Innovation blog: Focus on technical innovation has gone too far
The last thing insurance should worry about is being innovative, says Swinton chief executive Gilles Normand
When I was asked to write about the importance of making insurance more innovative, my initial thought was that innovation is not a word you normally associate with insurance.
And then I began to brainstorm for ideas. Big data is giving us a far better understanding of what customers want. Technology is helping to make renewals faster and enabling new product segments like telematics – black boxes that transmit real time driving information and can cut premiums significantly.
Then my inner contrarian started speaking and I completely stopped my brainstorming. Why? Because the very last thing insurance should worry about is being innovative.
A ‘duty of care’
The core value of insurance is built not around innovation but around a promise that is as old as the hills: If something goes wrong, I will be there for you.
It is a contract, a promise of ‘duty of care’ that offers peace of mind, protection and partnership. The best insurers in the world understand that while the policies they sell may be perceived to be commoditised and boring, the underlying value proposition is actually a kind of covenant.
The typical insurance policy appears the least interesting and least valued product in the world until it is needed. At that point, it transforms, in a way that trumps any technical innovation, into the most valuable product in the world to the person who holds it.
We saw this transformation in action last winter during the dreadful flooding in Cumbria and the Lake District. Customers came to our branches to meet their insurance representatives and we threw our doors open regardless of whether they held our policies or not.
For those few days, we literally offered peace of mind to customers, protection from the elements and partnership with their providers to deliver solutions.
I profoundly believe that the pendulum has swung too far in the direction of technical innovation and that we are seeing the first signs of a long over-due correction.
It is this model – putting the customer at the heart of everything we do – that is the actually the most innovative idea affecting the insurance world right now.
Let me show you the power of this trend in action.
Technology and innovation not for all
Most innovation over the past 20 years has come via websites offering to fully automate the buying process, and thus cut prices and reduce human contact in the renewals and claims process. But for some customers this technology has simply added cost, complexity and confusion. For many others it has removed choice.
Because every time a new technology emerges there are always two wild swings of the pendulum. The first is an overly negative reaction: the people who say no-one will ever buy from call centres over the telephone because it is too impersonal and impractical, or that no-one will ever buy online because of security issues.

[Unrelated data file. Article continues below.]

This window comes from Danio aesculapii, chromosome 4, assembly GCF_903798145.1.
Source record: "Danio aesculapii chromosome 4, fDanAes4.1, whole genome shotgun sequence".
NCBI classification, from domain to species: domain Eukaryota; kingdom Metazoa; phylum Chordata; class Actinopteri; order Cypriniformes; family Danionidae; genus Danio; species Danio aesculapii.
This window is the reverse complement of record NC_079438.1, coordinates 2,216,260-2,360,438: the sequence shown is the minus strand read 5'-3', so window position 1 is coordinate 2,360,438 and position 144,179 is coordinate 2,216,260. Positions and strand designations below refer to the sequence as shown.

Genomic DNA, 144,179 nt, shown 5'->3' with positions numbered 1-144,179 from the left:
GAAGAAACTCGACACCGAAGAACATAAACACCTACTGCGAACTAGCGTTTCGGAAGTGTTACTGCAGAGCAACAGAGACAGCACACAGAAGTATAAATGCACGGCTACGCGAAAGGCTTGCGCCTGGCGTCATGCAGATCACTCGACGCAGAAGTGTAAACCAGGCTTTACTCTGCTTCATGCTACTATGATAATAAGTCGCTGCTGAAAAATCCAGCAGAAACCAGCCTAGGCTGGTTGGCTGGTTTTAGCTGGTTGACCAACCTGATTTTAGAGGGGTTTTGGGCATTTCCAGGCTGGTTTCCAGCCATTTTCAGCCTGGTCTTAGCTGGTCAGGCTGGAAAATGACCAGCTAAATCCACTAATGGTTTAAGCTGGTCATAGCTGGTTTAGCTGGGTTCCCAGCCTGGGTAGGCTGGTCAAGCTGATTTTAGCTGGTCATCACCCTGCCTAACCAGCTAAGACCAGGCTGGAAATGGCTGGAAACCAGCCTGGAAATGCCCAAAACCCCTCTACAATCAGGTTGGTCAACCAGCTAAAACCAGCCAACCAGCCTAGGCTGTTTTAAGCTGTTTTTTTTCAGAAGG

And then the wild swing to everyone buying through call centres, and now to everyone buying on-line, with customer interaction gone and bricks and mortar dead.
But, each time, the pendulum eventually settles in the middle, where the greatest variety of choice lies.
I believe that the pendulum is about to swing away from the fixation with technology-backed, mono-channel web sales and back to a more balanced, true omni-channel approach – of customers buying anytime, anywhere.
The insurance business model is splitting in two: between the mono-dimensional model, where products are commoditised, pricing is everything and personal interaction is minimal, and the more personalised, customer-first approach, that still brings the efficiency people expect and technology confers, but where the individual is the centre of the value proposition.
We believe this opportunity to re-focus on customer interaction, what is really of value to them and how they want to be served is both a wake-up call and a lifeline for our industry.
The insurance sector is dealing with three major challenges these days:
- How to mobilise big data to give customers what they want and need
- How to regain trust after years of product push and underperformance
- How to deal with increased regulation
Surely the simple act of returning the customer to centre stage in our industry is the quickest and most effective way of making progress on all three challenges. This is where the real innovation opportunity lies.
There will always a place for innovation in products and delivery systems, but it is by delivering a valuable customer experience and articulating this new covenant of protection and partnership that we see the real innovation taking place over the next few years.